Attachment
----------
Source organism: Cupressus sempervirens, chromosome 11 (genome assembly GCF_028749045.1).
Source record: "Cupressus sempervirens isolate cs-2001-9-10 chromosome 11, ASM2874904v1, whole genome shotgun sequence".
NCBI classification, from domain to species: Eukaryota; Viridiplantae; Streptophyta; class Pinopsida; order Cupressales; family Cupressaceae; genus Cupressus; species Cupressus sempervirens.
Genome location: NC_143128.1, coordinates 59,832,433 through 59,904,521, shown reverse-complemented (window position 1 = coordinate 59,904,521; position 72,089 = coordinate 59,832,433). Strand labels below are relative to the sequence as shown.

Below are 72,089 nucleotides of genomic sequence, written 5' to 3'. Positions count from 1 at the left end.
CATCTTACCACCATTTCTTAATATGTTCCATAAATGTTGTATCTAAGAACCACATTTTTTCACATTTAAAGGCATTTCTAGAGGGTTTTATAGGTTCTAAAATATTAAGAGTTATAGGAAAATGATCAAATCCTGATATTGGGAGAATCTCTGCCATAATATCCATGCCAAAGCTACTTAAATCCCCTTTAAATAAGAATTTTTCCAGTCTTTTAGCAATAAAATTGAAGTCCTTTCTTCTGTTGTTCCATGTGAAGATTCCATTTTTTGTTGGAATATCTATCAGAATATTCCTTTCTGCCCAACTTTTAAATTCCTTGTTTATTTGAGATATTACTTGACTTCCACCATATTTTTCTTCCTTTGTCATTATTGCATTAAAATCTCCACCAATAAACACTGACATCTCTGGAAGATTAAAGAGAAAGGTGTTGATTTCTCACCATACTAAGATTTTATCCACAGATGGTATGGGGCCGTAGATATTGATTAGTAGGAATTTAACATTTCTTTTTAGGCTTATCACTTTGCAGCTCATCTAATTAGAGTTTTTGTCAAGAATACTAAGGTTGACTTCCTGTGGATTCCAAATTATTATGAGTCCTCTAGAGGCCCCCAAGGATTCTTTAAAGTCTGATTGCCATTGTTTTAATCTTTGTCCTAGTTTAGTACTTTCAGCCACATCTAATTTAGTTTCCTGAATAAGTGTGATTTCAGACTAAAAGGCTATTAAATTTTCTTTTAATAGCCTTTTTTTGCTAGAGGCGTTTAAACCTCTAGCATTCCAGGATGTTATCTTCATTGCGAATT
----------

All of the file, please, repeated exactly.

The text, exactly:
Source organism: Cupressus sempervirens, chromosome 11 (genome assembly GCF_028749045.1).
Source record: "Cupressus sempervirens isolate cs-2001-9-10 chromosome 11, ASM2874904v1, whole genome shotgun sequence".
NCBI classification, from domain to species: Eukaryota; Viridiplantae; Streptophyta; class Pinopsida; order Cupressales; family Cupressaceae; genus Cupressus; species Cupressus sempervirens.
Genome location: NC_143128.1, coordinates 59,832,433 through 59,904,521, shown reverse-complemented (window position 1 = coordinate 59,904,521; position 72,089 = coordinate 59,832,433). Strand labels below are relative to the sequence as shown.

Below are 72,089 nucleotides of genomic sequence, written 5' to 3'. Positions count from 1 at the left end.
CATCTTACCACCATTTCTTAATATGTTCCATAAATGTTGTATCTAAGAACCACATTTTTTCACATTTAAAGGCATTTCTAGAGGGTTTTATAGGTTCTAAAATATTAAGAGTTATAGGAAAATGATCAAATCCTGATATTGGGAGAATCTCTGCCATAATATCCATGCCAAAGCTACTTAAATCCCCTTTAAATAAGAATTTTTCCAGTCTTTTAGCAATAAAATTGAAGTCCTTTCTTCTGTTGTTCCATGTGAAGATTCCATTTTTTGTTGGAATATCTATCAGAATATTCCTTTCTGCCCAACTTTTAAATTCCTTGTTTATTTGAGATATTACTTGACTTCCACCATATTTTTCTTCCTTTGTCATTATTGCATTAAAATCTCCACCAATAAACACTGACATCTCTGGAAGATTAAAGAGAAAGGTGTTGATTTCTCACCATACTAAGATTTTATCCACAGATGGTATGGGGCCGTAGATATTGATTAGTAGGAATTTAACATTTCTTTTTAGGCTTATCACTTTGCAGCTCATCTAATTAGAGTTTTTGTCAAGAATACTAAGGTTGACTTCCTGTGGATTCCAAATTATTATGAGTCCTCTAGAGGCCCCCAAGGATTCTTTAAAGTCTGATTGCCATTGTTTTAATCTTTGTCCTAGTTTAGTACTTTCAGCCACATCTAATTTAGTTTCCTGAATAAGTGTGATTTCAGACTAAAAGGCTATTAAATTTTCTTTTAATAGCCTTTTTTTGCTAGAGGCGTTTAAACCTCTAGCATTCCAGGATGTTATCTTCATTGCGAATT